The park is constantly being upgraded so no visit is the same. This year, to receive the pandas, the already massive Chinese garden (the largest in Europe) has been enlarged.

I must confess that I have lost count as to how often we have been to this park. This is the third consecutive year we get a season ticket (if you go twice in a season you are better off getting a season ticket) and we and the children never get bored of visiting this botanical garden and animal park.

This year, there is the obvious added attraction of two Pandas which have been given to the park by the Chinese government for 15 years.

At Pairi Daiza you will find first and foremost nature, with beautiful ancient trees, huge birds of all kinds flying around the park, beautiful ruins of the Cisterian Abbey, flower beds and beautiful  plants coming from across the world.

There is an aquarium within the park which is well worth a visit as well as a huge playground just below it.

The train ride, always a winner with the children is not running this year and will only be ready for next season because the park has been enlarged. It is maybe a pity since this is one of the best ways to view the beauty of this park.

If you have never been to this park (and you live in Belgium) then you might hesitate before getting a season ticket. But it is worthwhile given that the park has now grown to the extent that it has become difficult to view it in one day.

The park is divided into different sections including the Cite des Immortels which includes the pandas and leopards, the Terre des Origines with lions, tigers, elephants, camels, rhinos, hippos, giraffes and zebras among others. There is also the Royaume de Ganesha with a temple and other animals, the terre du froid and two lakes with an incredible variety of birds. There is the Porte des Profondeurs, the area with the aquarium, seals, otters and penguins among others as well as the Porte du Ciel.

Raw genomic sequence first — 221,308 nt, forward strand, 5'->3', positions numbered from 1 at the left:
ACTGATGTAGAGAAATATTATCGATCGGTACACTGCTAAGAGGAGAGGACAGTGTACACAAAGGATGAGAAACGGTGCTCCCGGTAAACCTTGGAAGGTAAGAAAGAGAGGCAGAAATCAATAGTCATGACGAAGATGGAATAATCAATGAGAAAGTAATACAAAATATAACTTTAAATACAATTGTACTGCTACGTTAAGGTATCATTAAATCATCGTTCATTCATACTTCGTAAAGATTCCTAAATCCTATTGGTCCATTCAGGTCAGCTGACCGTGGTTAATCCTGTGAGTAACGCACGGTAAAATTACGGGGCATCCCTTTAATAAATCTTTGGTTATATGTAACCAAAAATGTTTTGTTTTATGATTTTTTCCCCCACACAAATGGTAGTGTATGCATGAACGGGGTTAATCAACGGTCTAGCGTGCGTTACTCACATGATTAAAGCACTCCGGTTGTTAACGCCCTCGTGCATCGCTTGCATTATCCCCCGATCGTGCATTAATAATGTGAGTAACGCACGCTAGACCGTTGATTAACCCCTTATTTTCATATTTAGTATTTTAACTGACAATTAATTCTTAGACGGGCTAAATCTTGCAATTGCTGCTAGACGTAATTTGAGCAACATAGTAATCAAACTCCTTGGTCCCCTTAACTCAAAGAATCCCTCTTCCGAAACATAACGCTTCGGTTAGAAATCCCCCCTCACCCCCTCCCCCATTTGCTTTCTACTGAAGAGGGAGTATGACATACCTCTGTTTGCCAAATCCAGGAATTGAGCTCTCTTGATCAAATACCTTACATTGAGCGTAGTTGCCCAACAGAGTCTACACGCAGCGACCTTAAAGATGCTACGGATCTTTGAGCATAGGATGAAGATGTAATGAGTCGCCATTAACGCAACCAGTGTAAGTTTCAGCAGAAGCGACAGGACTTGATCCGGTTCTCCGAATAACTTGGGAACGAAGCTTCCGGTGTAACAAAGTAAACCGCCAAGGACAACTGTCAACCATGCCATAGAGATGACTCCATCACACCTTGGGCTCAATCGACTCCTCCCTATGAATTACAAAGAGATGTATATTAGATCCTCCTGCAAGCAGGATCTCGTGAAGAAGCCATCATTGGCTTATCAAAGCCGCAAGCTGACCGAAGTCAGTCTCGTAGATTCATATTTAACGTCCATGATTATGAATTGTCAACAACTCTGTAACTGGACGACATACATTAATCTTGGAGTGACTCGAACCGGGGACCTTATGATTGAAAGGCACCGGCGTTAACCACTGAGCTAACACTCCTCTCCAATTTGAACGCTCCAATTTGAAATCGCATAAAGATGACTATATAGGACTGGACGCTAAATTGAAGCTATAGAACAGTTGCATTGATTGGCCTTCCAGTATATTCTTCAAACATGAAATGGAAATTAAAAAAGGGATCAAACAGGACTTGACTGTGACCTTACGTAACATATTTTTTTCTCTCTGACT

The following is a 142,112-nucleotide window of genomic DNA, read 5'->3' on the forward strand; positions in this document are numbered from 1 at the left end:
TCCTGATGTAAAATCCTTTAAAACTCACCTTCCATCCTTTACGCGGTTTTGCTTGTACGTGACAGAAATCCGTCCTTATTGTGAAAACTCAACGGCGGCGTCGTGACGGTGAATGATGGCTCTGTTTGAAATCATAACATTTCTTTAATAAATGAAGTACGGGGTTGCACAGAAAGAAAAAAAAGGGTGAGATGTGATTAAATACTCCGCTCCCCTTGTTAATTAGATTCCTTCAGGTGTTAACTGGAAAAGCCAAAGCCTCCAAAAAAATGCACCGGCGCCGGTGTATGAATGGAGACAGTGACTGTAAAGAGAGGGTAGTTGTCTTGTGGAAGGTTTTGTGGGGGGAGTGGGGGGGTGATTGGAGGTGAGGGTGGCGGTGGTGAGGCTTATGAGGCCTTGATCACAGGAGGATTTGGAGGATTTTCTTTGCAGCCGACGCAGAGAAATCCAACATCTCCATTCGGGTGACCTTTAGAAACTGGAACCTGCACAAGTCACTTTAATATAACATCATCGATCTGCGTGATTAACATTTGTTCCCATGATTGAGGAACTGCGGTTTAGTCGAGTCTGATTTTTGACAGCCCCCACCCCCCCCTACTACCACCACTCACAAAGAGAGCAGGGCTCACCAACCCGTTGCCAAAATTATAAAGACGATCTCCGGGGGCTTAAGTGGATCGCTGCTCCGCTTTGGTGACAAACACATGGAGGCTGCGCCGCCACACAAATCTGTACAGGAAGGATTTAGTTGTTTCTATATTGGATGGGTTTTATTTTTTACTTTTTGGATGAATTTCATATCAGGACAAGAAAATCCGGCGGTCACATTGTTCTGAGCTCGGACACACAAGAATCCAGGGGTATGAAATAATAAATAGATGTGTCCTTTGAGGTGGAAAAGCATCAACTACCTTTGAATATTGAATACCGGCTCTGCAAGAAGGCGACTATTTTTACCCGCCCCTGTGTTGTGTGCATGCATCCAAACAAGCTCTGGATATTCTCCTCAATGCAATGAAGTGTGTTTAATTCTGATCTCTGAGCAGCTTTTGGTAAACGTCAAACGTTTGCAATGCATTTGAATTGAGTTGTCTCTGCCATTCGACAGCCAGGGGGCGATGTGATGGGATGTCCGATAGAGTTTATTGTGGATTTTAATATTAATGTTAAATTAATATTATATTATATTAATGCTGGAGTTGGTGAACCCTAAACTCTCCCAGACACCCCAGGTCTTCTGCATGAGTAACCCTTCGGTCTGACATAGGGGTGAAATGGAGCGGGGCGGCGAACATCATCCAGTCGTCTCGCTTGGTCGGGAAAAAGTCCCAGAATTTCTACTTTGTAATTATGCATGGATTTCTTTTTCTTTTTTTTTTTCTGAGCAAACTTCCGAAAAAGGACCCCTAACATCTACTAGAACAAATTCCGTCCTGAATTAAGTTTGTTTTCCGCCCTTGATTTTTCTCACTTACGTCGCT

Pairi Daiza also has a number of places where to eat. The most impressive is the new Brasserie which serves typical brasserie food and also has a brewery inside where they brew their own beer of Domaine Cambron. Both beers made here are worth trying.

No blogpost can do justice to this marvellous place. I therefore leave you to enjoy some photos of the park.


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The park is open everyday from the start of the Easter holidays through to the end of the All Saints holiday. This year the park will therefore close on 2 November.

Details on the daily passes or annual subscriptions can be found on Pairi Daiza’s website.


Chateau de la Hulpe – a place for all seasons

OLYMPUS DIGITAL CAMERALiving in a city means that sometimes you feel the urge to get out and experience nature. It must have something to do with the fact that after 30 years living in Malta, even after nearly nine years in the Belgian capital, we still feel the urge to explore what Belgium and its neighbouring countries have to offer.

But when we run out of ideas or are too lazy to think, there is a place we turn to time and time again. Whether its winter, spring, summer or autumn, Chateau de la Hulpe and its surrounding land is a fantastic place to relax and enjoy peace and quiet.

The Domaine Solvay de la Hulpe extends across 227 hectares of greenery, woodland and ponds. It is a perfect place to go for a walk, to cycle, to take children for a picnic or to lose yourself in the serenity of this Natura 2000 side which is also considered as an important heritage site in Wallonia.

IMG_4841The Chateau is imposing but the lands are also impressive with every kind of vegetation and natural environment that can be found in this region.

You are likely to be impressed any season you go. One tip, if you want to avoid the crowds then go either during the week or else in the morning. Most people end up going there in the afternoons even though it still remains extremely pleasant.